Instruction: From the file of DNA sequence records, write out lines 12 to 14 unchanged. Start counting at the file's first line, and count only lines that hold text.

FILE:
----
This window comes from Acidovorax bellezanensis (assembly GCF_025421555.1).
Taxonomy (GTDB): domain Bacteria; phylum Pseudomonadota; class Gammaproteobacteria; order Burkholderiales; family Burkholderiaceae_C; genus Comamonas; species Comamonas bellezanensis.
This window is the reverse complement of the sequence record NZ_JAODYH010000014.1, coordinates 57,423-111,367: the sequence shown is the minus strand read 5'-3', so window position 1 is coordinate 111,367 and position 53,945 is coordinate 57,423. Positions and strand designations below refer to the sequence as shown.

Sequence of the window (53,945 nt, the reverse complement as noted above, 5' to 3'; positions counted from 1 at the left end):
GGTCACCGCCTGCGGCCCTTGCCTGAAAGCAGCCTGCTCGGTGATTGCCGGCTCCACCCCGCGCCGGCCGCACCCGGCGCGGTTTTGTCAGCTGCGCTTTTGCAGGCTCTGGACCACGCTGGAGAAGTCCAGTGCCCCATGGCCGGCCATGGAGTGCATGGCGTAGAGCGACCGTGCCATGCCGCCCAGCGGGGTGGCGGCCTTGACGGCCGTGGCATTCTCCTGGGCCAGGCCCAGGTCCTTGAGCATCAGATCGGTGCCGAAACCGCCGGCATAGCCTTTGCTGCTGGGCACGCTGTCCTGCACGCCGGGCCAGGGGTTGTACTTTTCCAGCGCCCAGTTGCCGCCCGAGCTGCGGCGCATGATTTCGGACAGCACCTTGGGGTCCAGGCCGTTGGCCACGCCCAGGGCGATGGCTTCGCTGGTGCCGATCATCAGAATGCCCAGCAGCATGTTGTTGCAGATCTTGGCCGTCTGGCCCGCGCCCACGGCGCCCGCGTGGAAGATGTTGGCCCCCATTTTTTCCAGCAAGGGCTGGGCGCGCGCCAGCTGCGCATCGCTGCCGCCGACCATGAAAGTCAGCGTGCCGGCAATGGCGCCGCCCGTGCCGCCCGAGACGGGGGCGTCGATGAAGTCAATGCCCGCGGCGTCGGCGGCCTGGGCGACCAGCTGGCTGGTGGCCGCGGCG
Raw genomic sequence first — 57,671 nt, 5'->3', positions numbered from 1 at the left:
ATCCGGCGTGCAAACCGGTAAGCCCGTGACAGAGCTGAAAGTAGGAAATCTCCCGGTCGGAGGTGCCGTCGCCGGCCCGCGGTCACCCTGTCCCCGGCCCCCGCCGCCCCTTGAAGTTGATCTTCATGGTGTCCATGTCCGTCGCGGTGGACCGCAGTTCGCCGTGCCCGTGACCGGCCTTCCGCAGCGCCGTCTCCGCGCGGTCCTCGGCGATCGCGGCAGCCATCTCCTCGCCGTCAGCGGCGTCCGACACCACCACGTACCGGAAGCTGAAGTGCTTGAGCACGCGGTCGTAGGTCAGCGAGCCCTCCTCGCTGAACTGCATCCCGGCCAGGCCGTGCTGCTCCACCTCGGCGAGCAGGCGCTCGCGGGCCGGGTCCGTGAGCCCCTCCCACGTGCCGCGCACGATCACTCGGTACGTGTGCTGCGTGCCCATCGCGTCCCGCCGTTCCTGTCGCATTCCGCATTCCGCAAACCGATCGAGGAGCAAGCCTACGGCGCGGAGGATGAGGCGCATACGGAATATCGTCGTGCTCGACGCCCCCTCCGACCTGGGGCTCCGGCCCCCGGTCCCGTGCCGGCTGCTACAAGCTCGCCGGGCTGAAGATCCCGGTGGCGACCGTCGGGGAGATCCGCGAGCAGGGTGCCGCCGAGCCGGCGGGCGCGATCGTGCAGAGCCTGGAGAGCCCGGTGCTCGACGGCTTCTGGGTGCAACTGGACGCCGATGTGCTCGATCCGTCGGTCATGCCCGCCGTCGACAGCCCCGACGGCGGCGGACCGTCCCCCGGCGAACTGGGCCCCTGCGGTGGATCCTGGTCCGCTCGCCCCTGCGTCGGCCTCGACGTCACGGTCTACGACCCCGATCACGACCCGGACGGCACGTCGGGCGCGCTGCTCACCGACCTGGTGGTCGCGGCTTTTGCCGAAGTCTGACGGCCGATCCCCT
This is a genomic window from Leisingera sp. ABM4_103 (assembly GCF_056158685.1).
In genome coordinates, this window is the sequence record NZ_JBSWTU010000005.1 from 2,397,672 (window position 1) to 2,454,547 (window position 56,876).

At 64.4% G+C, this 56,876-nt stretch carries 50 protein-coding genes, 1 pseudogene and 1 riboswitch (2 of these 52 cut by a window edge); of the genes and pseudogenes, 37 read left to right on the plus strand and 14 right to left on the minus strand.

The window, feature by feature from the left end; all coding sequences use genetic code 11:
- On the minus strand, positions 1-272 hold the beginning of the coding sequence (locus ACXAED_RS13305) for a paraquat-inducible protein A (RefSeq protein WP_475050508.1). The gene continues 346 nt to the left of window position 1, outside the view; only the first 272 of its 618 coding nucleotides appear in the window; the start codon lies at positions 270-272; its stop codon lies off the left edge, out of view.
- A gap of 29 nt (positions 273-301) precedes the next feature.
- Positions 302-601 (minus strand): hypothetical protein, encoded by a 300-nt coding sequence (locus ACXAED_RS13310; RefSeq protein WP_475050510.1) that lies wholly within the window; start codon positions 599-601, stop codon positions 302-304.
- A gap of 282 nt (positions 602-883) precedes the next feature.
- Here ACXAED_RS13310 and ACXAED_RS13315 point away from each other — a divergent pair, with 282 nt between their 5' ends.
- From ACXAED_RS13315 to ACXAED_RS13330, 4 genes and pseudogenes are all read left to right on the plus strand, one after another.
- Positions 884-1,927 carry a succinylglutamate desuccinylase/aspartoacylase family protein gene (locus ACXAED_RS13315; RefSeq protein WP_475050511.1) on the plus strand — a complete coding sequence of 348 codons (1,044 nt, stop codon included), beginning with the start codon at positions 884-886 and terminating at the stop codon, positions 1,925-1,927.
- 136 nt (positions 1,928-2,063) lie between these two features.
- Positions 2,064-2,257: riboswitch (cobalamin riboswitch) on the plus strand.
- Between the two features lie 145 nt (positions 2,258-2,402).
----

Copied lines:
- On the minus strand, positions 1-272 hold the beginning of the coding sequence (locus ACXAED_RS13305) for a paraquat-inducible protein A (RefSeq protein WP_475050508.1). The gene continues 346 nt to the left of window position 1, outside the view; only the first 272 of its 618 coding nucleotides appear in the window; the start codon lies at positions 270-272; its stop codon lies off the left edge, out of view.
- A gap of 29 nt (positions 273-301) precedes the next feature.
- Positions 302-601 (minus strand): hypothetical protein, encoded by a 300-nt coding sequence (locus ACXAED_RS13310; RefSeq protein WP_475050510.1) that lies wholly within the window; start codon positions 599-601, stop codon positions 302-304.